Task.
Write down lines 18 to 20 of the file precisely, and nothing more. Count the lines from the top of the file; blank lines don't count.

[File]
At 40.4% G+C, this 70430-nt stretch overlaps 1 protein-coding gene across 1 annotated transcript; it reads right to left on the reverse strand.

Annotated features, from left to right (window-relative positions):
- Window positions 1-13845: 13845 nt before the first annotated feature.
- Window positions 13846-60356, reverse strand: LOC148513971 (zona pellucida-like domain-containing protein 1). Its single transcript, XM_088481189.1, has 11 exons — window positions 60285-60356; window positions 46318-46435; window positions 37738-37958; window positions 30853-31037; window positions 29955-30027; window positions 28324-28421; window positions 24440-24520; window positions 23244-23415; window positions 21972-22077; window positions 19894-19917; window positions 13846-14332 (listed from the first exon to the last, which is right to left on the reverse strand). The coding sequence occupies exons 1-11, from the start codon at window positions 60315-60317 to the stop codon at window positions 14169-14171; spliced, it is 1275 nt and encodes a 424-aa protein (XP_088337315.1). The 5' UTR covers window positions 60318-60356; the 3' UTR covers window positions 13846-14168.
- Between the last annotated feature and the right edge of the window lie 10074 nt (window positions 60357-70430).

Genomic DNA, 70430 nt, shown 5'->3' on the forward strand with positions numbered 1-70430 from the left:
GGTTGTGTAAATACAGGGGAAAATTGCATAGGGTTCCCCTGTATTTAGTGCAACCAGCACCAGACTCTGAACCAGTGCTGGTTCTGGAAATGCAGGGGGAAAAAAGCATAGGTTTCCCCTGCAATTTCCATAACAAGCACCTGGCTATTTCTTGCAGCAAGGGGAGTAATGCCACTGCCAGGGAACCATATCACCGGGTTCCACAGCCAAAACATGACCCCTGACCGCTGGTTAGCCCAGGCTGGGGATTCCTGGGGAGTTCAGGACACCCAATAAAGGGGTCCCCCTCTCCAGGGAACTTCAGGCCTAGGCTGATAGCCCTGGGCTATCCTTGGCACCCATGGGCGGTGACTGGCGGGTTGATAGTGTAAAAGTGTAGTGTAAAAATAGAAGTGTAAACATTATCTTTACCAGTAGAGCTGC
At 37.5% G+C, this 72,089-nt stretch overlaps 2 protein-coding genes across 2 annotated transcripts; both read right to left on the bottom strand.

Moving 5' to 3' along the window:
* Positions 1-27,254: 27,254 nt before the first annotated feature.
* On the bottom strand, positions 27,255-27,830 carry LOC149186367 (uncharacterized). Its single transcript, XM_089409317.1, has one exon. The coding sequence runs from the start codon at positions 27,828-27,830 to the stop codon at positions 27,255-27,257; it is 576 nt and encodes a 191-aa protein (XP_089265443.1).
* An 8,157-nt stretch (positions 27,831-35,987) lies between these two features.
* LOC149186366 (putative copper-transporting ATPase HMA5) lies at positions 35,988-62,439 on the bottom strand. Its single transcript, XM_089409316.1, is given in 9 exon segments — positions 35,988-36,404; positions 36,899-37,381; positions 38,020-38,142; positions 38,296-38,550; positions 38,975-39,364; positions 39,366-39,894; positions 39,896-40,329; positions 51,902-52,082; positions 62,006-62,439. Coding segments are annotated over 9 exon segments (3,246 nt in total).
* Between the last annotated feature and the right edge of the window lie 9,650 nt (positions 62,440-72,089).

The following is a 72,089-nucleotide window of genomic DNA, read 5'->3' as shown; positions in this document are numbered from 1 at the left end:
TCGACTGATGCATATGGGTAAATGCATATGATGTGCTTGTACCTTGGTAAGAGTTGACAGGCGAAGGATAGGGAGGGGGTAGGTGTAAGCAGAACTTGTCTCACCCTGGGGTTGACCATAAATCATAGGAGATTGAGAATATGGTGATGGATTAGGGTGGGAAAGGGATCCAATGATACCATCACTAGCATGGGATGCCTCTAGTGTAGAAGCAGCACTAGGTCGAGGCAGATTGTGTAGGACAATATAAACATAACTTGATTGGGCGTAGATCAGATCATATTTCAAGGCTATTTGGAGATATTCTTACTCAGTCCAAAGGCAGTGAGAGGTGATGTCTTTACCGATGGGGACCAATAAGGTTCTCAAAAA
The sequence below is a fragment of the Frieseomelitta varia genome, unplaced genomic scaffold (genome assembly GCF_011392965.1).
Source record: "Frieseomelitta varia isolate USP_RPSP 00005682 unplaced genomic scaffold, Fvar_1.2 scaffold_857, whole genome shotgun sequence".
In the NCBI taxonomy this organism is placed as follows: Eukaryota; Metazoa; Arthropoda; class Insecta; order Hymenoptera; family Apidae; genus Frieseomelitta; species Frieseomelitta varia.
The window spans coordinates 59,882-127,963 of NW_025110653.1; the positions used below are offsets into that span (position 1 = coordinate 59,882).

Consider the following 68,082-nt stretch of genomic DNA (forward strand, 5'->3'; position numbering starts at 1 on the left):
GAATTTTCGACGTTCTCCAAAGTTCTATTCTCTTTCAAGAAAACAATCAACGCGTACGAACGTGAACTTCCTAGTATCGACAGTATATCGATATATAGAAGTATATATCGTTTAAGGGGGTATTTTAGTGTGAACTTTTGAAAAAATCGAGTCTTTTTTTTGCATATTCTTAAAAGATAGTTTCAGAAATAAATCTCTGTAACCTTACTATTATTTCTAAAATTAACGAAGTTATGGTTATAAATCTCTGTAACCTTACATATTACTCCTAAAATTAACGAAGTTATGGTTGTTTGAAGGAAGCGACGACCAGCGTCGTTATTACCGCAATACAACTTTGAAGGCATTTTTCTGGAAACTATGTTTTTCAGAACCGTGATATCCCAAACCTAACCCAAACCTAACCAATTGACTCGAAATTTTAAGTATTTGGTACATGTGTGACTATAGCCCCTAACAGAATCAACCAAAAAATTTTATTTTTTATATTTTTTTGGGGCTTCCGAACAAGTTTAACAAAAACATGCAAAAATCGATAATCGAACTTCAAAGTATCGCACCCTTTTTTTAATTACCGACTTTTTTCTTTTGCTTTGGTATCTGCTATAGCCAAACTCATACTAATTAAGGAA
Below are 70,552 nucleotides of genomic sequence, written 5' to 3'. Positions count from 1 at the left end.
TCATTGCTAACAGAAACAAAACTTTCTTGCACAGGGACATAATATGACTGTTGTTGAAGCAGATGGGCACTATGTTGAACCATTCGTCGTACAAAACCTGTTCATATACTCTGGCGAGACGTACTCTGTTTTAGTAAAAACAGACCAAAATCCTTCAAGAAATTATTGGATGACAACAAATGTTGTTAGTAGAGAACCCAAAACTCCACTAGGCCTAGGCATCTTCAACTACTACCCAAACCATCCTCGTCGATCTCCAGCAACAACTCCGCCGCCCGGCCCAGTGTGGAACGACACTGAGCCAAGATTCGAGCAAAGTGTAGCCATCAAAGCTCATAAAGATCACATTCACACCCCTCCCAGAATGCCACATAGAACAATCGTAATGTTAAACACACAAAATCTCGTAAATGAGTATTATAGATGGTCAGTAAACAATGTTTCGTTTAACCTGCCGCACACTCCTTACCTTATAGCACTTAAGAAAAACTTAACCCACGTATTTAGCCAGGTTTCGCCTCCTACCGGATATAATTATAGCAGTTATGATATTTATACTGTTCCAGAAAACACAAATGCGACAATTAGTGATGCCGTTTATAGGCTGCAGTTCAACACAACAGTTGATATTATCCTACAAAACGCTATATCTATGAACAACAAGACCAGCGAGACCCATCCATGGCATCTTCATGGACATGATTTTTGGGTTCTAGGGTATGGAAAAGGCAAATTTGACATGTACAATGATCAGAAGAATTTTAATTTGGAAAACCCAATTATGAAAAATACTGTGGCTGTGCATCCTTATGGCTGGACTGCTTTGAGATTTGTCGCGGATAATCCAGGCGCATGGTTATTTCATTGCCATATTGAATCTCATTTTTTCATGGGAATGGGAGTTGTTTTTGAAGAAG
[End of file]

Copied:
Source record: "Frieseomelitta varia isolate USP_RPSP 00005682 unplaced genomic scaffold, Fvar_1.2 scaffold_857, whole genome shotgun sequence".
In the NCBI taxonomy this organism is placed as follows: Eukaryota; Metazoa; Arthropoda; class Insecta; order Hymenoptera; family Apidae; genus Frieseomelitta; species Frieseomelitta varia.
The window spans coordinates 59,882-127,963 of NW_025110653.1; the positions used below are offsets into that span (position 1 = coordinate 59,882).